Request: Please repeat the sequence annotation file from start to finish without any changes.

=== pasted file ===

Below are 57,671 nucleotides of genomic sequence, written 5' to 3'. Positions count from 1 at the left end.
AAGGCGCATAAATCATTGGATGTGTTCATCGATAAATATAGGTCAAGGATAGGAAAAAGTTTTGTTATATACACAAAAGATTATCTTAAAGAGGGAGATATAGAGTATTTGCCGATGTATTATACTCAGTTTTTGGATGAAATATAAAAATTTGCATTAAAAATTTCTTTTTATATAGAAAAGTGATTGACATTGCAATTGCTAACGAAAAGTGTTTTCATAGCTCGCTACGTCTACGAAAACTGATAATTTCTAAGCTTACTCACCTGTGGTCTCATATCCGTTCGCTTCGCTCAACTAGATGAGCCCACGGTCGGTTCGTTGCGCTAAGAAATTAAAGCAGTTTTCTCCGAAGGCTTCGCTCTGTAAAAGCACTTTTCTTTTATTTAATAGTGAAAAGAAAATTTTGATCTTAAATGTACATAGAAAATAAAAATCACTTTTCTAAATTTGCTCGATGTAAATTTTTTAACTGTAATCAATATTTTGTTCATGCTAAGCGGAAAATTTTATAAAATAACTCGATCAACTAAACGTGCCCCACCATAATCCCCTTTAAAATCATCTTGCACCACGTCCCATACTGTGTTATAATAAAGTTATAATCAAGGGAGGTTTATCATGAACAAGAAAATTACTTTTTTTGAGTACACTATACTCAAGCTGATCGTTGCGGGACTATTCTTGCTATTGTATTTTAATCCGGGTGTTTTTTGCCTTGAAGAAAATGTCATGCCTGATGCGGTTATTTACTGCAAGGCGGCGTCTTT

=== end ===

Below are 57,671 nucleotides of genomic sequence, written 5' to 3'. Positions count from 1 at the left end.
AAGGCGCATAAATCATTGGATGTGTTCATCGATAAATATAGGTCAAGGATAGGAAAAAGTTTTGTTATATACACAAAAGATTATCTTAAAGAGGGAGATATAGAGTATTTGCCGATGTATTATACTCAGTTTTTGGATGAAATATAAAAATTTGCATTAAAAATTTCTTTTTATATAGAAAAGTGATTGACATTGCAATTGCTAACGAAAAGTGTTTTCATAGCTCGCTACGTCTACGAAAACTGATAATTTCTAAGCTTACTCACCTGTGGTCTCATATCCGTTCGCTTCGCTCAACTAGATGAGCCCACGGTCGGTTCGTTGCGCTAAGAAATTAAAGCAGTTTTCTCCGAAGGCTTCGCTCTGTAAAAGCACTTTTCTTTTATTTAATAGTGAAAAGAAAATTTTGATCTTAAATGTACATAGAAAATAAAAATCACTTTTCTAAATTTGCTCGATGTAAATTTTTTAACTGTAATCAATATTTTGTTCATGCTAAGCGGAAAATTTTATAAAATAACTCGATCAACTAAACGTGCCCCACCATAATCCCCTTTAAAATCATCTTGCACCACGTCCCATACTGTGTTATAATAAAGTTATAATCAAGGGAGGTTTATCATGAACAAGAAAATTACTTTTTTTGAGTACACTATACTCAAGCTGATCGTTGCGGGACTATTCTTGCTATTGTATTTTAATCCGGGTGTTTTTTGCCTTGAAGAAAATGTCATGCCTGATGCGGTTATTTACTGCAAGGCGGCGTCTTT